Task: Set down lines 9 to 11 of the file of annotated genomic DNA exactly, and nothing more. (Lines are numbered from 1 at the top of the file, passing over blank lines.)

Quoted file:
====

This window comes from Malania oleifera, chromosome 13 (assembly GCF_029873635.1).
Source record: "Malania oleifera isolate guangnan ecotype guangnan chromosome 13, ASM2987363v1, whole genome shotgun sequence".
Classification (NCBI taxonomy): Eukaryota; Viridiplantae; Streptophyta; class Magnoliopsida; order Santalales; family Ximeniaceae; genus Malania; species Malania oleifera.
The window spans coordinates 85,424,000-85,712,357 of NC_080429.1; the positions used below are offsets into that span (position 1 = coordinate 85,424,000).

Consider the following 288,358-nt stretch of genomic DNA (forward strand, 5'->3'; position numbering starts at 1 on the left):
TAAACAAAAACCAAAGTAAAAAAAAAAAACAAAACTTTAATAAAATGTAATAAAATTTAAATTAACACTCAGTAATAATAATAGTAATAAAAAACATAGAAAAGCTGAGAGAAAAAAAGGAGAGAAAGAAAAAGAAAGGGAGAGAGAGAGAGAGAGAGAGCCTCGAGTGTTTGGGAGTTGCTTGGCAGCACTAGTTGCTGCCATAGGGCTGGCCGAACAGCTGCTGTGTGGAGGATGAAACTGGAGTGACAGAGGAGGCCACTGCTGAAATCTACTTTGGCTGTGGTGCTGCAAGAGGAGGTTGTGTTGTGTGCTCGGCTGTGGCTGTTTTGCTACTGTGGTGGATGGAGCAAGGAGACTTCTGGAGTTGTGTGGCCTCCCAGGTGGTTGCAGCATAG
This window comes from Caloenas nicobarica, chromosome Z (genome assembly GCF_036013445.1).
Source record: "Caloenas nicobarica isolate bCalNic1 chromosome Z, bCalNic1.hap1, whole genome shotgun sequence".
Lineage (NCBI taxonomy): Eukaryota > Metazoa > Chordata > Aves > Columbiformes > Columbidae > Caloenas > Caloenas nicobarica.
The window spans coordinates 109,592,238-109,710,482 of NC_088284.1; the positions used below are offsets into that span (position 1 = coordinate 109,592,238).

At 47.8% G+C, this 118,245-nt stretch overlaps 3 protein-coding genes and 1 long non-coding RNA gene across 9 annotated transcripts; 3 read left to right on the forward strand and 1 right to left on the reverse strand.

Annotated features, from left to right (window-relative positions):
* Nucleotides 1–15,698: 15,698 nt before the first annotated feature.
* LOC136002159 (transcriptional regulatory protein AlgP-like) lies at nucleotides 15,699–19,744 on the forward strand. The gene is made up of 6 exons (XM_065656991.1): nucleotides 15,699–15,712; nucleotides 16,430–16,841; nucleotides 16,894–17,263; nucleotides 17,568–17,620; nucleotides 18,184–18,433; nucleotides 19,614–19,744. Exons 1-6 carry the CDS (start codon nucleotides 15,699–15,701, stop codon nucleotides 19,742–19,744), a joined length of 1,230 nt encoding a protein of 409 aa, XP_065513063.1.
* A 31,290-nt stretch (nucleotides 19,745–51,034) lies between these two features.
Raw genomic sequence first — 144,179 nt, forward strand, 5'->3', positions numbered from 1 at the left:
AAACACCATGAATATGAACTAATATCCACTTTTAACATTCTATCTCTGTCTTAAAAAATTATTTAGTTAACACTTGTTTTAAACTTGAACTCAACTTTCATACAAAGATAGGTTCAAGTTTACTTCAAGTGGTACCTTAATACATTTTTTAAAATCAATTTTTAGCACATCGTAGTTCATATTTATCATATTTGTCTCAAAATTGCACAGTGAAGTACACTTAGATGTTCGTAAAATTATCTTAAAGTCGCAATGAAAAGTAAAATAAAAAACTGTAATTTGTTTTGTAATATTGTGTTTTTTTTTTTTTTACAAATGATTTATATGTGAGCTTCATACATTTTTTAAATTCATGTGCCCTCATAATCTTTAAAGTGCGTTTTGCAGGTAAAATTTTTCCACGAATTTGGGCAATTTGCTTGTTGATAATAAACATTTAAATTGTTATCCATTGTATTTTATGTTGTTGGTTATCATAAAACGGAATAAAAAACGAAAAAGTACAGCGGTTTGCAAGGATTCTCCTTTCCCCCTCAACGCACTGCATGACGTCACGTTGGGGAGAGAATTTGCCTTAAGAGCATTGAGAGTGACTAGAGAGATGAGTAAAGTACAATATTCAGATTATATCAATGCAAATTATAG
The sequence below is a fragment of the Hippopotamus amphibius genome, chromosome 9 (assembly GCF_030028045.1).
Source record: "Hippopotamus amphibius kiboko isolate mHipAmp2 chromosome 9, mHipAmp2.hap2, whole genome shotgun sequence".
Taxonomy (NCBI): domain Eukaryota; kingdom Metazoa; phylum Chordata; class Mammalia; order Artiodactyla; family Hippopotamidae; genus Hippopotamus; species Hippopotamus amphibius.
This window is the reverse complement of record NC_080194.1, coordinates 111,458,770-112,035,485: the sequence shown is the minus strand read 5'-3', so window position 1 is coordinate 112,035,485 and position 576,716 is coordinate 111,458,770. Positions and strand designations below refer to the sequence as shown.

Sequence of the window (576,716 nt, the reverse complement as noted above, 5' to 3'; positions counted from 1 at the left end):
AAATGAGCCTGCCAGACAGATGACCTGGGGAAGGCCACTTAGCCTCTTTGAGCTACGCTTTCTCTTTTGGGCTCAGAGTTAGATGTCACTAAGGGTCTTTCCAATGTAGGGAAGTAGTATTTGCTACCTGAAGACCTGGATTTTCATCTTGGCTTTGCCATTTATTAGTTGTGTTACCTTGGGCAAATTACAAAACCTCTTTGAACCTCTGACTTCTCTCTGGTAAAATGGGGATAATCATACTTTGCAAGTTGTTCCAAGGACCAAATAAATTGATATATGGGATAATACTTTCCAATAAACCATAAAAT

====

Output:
Lineage (NCBI taxonomy): Eukaryota > Metazoa > Chordata > Aves > Columbiformes > Columbidae > Caloenas > Caloenas nicobarica.
The window spans coordinates 109,592,238-109,710,482 of NC_088284.1; the positions used below are offsets into that span (position 1 = coordinate 109,592,238).

At 47.8% G+C, this 118,245-nt stretch overlaps 3 protein-coding genes and 1 long non-coding RNA gene across 9 annotated transcripts; 3 read left to right on the forward strand and 1 right to left on the reverse strand.